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sábado, 3 de febrero de 2018

Attorneys in Russia investigation believe Mueller could indict Trump

Is special counsel Robert Mueller planning to indict President Donald Trump?

Two attorneys who represent those involved in the investigation believe that scenario is plausible, though it would be unprecedented. While they don’t know of Mueller’s exact plans, “their experience with the law leads them to believe the president could be indicted for obstruction of justice,” according to The Hill.

At this time, no charges have been filed against the president.

Pressuring Congress

The attorneys, one of whom represents a top official in President Donald Trump’s administration, told Politico that Mueller indicting the president is completely possible.

“If I were a betting man, I’d bet against the president,” one of the attorneys, who has contact with the Mueller team, told Politico.

A second attorney said that Mueller could indict Trump in an effort to show how serious he believes the charges are, and to pressure Congress to act.

“It’s entirely possible that Mueller may go that route on the theory that, as an open question, it should be for the courts to decide,” the lawyer said. “Even if the indictment is dismissed, it puts maximum pressure on Congress to treat this with the independence and intellectual honesty that it will never, ever get.”

Constitutional Crisis

These comments remain hypothetical — and widely controversial. Not only has the indictment of a sitting president never occurred; the U.S. Constitution suggests that it cannot be done. Article 1, Section 3, Clause 7 of the Constitution outlines the punishment for a crime committed by a president:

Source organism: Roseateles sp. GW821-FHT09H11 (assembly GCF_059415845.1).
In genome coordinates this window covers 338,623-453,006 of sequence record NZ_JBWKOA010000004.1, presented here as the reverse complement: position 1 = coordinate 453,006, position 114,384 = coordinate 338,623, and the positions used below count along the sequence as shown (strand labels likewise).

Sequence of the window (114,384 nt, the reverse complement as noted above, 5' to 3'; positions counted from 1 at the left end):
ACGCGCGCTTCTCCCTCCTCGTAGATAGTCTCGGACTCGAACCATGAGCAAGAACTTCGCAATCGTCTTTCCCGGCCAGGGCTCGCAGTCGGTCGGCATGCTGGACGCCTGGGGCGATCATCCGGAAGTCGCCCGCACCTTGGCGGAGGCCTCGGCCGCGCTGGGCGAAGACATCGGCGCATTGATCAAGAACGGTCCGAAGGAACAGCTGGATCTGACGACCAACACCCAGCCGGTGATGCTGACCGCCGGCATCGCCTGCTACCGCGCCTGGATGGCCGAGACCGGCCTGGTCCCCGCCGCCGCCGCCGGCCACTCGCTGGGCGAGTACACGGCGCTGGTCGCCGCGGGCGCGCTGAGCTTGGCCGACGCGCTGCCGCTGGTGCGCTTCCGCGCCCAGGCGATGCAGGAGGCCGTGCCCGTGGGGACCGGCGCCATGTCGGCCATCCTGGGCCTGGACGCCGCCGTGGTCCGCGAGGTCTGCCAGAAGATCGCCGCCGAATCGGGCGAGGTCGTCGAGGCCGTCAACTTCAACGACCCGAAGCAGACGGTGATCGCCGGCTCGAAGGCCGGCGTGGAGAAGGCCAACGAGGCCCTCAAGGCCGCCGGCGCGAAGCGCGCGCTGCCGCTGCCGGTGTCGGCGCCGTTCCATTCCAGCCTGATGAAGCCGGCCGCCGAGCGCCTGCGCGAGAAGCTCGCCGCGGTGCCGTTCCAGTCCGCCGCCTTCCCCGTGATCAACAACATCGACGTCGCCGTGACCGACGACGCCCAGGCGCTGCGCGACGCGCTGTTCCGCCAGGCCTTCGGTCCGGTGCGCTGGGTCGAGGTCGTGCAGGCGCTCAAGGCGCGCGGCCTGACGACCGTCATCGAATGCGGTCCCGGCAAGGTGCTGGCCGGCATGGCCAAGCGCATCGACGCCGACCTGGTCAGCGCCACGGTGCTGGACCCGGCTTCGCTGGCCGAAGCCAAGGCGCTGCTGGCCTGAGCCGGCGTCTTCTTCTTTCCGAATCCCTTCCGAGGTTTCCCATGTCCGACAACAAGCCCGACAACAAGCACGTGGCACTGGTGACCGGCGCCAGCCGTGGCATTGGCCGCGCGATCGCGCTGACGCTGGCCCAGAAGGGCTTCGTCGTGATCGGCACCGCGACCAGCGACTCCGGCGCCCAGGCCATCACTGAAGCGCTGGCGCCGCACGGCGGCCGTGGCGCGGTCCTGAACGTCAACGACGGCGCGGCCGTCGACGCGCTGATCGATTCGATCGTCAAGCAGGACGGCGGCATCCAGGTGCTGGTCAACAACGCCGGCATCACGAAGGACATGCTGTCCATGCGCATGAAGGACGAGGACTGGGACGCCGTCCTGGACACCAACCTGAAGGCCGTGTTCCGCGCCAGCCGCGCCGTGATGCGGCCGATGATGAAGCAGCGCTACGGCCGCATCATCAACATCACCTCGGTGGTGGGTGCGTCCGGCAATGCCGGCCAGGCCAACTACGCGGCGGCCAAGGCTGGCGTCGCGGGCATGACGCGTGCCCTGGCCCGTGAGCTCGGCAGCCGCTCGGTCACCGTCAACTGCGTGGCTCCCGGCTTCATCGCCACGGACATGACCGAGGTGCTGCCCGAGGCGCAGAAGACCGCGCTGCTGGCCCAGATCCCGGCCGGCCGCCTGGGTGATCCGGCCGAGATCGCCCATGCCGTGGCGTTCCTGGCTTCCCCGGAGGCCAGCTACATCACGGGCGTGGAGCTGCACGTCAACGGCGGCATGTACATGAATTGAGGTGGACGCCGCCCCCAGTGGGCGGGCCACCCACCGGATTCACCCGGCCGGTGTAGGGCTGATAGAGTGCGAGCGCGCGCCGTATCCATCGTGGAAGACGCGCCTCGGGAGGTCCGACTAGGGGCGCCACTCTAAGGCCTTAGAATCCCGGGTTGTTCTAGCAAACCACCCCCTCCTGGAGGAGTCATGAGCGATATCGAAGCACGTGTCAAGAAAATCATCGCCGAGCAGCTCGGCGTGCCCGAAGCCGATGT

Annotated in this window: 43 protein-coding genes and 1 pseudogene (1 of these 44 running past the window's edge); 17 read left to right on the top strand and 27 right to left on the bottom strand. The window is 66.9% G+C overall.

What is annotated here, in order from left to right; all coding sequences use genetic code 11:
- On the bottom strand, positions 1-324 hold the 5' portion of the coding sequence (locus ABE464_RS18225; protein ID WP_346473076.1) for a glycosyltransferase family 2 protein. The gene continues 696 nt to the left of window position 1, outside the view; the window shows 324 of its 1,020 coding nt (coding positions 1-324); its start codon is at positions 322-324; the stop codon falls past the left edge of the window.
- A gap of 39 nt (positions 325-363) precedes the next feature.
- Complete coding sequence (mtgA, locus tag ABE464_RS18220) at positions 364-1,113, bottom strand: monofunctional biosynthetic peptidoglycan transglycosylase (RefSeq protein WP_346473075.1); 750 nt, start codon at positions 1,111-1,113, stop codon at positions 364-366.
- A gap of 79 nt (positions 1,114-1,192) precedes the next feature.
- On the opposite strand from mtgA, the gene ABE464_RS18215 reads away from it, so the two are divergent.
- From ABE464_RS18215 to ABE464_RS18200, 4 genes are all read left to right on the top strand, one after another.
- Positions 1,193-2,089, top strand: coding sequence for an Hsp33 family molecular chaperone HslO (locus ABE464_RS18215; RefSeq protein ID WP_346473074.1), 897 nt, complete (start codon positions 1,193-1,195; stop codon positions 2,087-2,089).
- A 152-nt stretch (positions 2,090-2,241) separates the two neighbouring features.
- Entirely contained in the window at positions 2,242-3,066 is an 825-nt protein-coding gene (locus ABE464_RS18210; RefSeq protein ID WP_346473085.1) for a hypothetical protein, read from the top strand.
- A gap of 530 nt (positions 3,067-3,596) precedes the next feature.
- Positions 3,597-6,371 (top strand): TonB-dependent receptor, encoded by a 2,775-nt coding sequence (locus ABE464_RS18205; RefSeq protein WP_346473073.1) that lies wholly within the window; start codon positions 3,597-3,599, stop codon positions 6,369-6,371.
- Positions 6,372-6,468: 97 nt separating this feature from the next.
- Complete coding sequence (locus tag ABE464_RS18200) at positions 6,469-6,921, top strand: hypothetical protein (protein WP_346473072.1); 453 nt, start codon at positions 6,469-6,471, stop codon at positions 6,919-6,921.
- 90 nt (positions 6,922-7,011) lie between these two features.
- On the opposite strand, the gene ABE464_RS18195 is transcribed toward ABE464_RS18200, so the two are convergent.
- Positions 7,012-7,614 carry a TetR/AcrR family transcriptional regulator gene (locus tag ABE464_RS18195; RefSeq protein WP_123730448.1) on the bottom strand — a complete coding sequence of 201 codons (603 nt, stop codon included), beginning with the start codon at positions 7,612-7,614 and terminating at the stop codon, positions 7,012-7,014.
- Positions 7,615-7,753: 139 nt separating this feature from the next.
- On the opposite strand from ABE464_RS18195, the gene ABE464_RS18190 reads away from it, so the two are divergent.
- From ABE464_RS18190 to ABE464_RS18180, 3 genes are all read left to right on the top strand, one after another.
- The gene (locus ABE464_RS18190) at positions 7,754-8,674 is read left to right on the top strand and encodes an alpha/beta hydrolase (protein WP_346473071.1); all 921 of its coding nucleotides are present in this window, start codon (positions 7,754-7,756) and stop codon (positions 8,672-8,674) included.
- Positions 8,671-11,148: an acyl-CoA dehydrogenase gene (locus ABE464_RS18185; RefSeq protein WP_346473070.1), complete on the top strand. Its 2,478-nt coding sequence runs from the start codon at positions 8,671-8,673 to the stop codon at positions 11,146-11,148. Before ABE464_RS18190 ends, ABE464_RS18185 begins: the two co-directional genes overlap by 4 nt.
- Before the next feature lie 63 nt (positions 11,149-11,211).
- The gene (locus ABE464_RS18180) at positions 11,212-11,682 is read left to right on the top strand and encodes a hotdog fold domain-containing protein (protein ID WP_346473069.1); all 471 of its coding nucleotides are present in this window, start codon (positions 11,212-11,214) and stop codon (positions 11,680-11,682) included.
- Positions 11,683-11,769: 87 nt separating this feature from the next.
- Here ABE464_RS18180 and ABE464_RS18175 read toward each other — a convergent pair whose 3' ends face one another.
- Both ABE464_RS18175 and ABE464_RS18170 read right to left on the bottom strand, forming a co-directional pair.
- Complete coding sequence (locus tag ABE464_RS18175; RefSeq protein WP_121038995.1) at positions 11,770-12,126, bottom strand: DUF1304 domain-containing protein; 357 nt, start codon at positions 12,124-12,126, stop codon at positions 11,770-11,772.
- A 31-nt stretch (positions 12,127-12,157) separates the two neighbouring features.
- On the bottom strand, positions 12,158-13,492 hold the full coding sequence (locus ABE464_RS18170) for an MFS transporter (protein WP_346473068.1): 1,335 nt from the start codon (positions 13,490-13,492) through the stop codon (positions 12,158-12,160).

Judgment in Cases of Impeachment shall not extend further than to removal from Office, and disqualification to hold and enjoy any Office of honor, Trust or Profit under the United States: but the Party convicted shall nevertheless be liable and subject to Indictment, Trial, Judgment and Punishment, according to Law. [emphasis added]

Founding father Alexander Hamilton further interpreted the sequence of punishment in his Federalist Papers.

“The President of the United States would be liable to be impeached, tried, and, upon conviction of treason, bribery, or other high crimes or misdemeanors, removed from office,” Hamilton wrote, “and would afterwards be liable to prosecution and punishment in the ordinary course of law.”

But before Democrats get too excited, it’s important to note that the Republican president would have to be impeached by the Republican House, and then earn a two-thirds majority of the Republican-run Senate to vote to remove Trump from office — something that has never been done in American history.

They would also need the next-in-line president, Mike Pence, to refrain from pardoning Trump to allow the former celebrity businessman to be prosecuted.

For all that, far-fetched is an understatement.


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